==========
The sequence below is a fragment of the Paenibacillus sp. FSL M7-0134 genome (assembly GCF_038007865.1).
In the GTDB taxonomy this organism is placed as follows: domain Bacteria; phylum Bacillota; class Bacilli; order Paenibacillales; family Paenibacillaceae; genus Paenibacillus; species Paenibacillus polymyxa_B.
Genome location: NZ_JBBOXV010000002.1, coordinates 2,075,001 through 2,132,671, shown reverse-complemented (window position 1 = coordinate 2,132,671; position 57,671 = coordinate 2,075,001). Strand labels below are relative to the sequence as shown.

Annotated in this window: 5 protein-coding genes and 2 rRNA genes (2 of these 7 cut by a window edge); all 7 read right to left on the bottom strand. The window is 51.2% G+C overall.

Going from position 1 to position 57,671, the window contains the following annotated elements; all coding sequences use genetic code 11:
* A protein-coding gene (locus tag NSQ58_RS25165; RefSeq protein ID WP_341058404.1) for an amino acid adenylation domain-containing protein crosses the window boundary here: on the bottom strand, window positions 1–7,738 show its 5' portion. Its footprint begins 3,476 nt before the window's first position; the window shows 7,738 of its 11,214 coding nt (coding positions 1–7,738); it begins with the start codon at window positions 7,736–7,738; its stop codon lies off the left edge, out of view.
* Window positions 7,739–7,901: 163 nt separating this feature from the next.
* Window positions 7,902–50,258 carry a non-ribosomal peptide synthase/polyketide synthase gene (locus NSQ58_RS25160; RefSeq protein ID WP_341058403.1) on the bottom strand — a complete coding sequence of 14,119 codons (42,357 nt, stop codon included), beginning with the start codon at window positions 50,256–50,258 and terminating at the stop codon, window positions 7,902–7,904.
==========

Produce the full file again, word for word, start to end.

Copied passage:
The sequence below is a fragment of the Paenibacillus sp. FSL M7-0134 genome (assembly GCF_038007865.1).
In the GTDB taxonomy this organism is placed as follows: domain Bacteria; phylum Bacillota; class Bacilli; order Paenibacillales; family Paenibacillaceae; genus Paenibacillus; species Paenibacillus polymyxa_B.
Genome location: NZ_JBBOXV010000002.1, coordinates 2,075,001 through 2,132,671, shown reverse-complemented (window position 1 = coordinate 2,132,671; position 57,671 = coordinate 2,075,001). Strand labels below are relative to the sequence as shown.

Annotated in this window: 5 protein-coding genes and 2 rRNA genes (2 of these 7 cut by a window edge); all 7 read right to left on the bottom strand. The window is 51.2% G+C overall.

Going from position 1 to position 57,671, the window contains the following annotated elements; all coding sequences use genetic code 11:
* A protein-coding gene (locus tag NSQ58_RS25165; RefSeq protein ID WP_341058404.1) for an amino acid adenylation domain-containing protein crosses the window boundary here: on the bottom strand, window positions 1–7,738 show its 5' portion. Its footprint begins 3,476 nt before the window's first position; the window shows 7,738 of its 11,214 coding nt (coding positions 1–7,738); it begins with the start codon at window positions 7,736–7,738; its stop codon lies off the left edge, out of view.
* Window positions 7,739–7,901: 163 nt separating this feature from the next.
* Window positions 7,902–50,258 carry a non-ribosomal peptide synthase/polyketide synthase gene (locus NSQ58_RS25160; RefSeq protein ID WP_341058403.1) on the bottom strand — a complete coding sequence of 14,119 codons (42,357 nt, stop codon included), beginning with the start codon at window positions 50,256–50,258 and terminating at the stop codon, window positions 7,902–7,904.